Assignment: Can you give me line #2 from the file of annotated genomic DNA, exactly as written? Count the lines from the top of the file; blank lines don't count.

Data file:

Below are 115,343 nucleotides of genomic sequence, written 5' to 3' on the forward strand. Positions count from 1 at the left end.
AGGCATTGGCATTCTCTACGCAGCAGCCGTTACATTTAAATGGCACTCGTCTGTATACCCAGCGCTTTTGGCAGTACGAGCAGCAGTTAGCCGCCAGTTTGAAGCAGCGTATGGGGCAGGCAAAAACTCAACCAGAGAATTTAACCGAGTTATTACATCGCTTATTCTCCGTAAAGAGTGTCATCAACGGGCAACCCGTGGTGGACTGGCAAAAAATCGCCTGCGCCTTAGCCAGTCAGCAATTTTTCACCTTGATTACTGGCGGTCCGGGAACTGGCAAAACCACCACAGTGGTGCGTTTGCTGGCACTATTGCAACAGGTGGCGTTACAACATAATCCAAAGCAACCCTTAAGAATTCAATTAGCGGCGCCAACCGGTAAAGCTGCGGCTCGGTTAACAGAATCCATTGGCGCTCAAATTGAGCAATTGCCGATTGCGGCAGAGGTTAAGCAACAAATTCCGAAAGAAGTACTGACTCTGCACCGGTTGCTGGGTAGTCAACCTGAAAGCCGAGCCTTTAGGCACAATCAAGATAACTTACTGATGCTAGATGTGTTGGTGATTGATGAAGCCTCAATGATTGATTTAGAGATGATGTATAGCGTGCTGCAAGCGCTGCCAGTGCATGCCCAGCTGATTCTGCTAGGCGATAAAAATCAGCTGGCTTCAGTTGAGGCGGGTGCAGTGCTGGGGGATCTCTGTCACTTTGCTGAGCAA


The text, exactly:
AGGCATTGGCATTCTCTACGCAGCAGCCGTTACATTTAAATGGCACTCGTCTGTATACCCAGCGCTTTTGGCAGTACGAGCAGCAGTTAGCCGCCAGTTTGAAGCAGCGTATGGGGCAGGCAAAAACTCAACCAGAGAATTTAACCGAGTTATTACATCGCTTATTCTCCGTAAAGAGTGTCATCAACGGGCAACCCGTGGTGGACTGGCAAAAAATCGCCTGCGCCTTAGCCAGTCAGCAATTTTTCACCTTGATTACTGGCGGTCCGGGAACTGGCAAAACCACCACAGTGGTGCGTTTGCTGGCACTATTGCAACAGGTGGCGTTACAACATAATCCAAAGCAACCCTTAAGAATTCAATTAGCGGCGCCAACCGGTAAAGCTGCGGCTCGGTTAACAGAATCCATTGGCGCTCAAATTGAGCAATTGCCGATTGCGGCAGAGGTTAAGCAACAAATTCCGAAAGAAGTACTGACTCTGCACCGGTTGCTGGGTAGTCAACCTGAAAGCCGAGCCTTTAGGCACAATCAAGATAACTTACTGATGCTAGATGTGTTGGTGATTGATGAAGCCTCAATGATTGATTTAGAGATGATGTATAGCGTGCTGCAAGCGCTGCCAGTGCATGCCCAGCTGATTCTGCTAGGCGATAAAAATCAGCTGGCTTCAGTTGAGGCGGGTGCAGTGCTGGGGGATCTCTGTCACTTTGCTGAGCAA